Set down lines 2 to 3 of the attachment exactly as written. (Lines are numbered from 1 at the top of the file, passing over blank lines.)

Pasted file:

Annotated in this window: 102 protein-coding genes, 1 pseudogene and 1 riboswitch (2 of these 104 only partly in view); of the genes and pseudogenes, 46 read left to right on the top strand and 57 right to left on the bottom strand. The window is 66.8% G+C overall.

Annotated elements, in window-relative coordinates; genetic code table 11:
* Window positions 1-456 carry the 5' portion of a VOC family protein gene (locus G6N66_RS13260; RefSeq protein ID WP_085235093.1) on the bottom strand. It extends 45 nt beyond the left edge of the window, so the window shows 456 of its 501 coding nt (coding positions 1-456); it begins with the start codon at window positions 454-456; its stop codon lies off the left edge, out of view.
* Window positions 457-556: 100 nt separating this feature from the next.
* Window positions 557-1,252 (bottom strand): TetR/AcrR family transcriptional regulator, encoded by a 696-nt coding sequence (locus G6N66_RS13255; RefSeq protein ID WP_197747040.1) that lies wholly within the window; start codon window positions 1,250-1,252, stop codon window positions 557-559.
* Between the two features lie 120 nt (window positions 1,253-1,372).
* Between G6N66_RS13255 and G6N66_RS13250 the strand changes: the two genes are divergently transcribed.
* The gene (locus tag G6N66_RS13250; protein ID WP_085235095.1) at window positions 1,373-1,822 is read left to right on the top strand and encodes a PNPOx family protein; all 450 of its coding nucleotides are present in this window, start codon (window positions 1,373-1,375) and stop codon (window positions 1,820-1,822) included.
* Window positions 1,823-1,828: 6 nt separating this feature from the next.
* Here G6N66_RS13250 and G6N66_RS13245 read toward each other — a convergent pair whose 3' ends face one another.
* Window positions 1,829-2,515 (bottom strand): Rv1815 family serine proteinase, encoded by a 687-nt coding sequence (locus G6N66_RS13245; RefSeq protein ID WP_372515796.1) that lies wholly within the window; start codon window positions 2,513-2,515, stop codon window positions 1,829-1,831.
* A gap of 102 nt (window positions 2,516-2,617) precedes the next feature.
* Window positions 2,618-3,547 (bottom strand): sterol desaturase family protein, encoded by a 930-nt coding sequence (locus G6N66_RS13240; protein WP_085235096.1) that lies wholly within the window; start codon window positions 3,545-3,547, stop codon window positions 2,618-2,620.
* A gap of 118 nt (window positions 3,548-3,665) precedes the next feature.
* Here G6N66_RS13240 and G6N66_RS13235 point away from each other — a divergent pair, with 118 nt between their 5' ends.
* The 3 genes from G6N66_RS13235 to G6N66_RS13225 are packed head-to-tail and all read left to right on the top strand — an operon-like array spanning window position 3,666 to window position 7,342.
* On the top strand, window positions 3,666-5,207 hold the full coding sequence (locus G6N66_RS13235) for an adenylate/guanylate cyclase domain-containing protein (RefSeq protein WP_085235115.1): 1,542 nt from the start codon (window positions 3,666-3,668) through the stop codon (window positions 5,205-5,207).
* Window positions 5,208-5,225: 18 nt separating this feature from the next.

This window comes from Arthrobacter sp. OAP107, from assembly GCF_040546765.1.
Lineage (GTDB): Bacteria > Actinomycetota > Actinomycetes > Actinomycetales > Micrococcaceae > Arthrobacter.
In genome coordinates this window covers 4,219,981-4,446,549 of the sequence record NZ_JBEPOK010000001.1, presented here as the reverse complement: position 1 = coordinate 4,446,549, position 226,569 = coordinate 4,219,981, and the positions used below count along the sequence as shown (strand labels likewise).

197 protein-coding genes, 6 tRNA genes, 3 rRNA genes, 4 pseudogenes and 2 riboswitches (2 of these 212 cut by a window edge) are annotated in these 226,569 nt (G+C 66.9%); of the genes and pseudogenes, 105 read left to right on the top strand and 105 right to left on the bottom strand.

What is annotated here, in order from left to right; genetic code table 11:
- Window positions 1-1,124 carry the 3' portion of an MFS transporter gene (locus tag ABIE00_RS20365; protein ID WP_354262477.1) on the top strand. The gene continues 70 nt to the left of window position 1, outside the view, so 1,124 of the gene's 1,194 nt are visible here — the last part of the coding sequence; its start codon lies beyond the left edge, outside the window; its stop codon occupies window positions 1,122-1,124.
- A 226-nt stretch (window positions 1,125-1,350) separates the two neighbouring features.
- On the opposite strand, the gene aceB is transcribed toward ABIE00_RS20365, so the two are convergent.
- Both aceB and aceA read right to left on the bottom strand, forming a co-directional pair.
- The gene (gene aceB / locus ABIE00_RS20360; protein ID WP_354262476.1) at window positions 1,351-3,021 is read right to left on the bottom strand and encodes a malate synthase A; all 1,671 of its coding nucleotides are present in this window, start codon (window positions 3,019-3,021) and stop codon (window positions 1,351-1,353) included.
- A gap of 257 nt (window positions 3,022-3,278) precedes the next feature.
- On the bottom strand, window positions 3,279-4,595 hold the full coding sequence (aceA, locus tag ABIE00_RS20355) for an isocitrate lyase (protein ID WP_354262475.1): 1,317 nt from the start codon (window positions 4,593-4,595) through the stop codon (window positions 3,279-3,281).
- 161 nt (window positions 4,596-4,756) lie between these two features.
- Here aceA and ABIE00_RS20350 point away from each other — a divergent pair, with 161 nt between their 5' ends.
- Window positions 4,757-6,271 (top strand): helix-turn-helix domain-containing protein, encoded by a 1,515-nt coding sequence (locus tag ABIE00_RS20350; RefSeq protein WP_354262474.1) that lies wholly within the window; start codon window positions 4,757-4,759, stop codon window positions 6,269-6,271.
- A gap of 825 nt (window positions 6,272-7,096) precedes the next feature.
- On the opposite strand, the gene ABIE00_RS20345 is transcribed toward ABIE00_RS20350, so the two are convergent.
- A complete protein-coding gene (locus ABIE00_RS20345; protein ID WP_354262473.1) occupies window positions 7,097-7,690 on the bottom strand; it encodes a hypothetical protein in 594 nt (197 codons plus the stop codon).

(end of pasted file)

Annotated elements, in window-relative coordinates; genetic code table 11:
* Window positions 1-456 carry the 5' portion of a VOC family protein gene (locus G6N66_RS13260; RefSeq protein ID WP_085235093.1) on the bottom strand. It extends 45 nt beyond the left edge of the window, so the window shows 456 of its 501 coding nt (coding positions 1-456); it begins with the start codon at window positions 454-456; its stop codon lies off the left edge, out of view.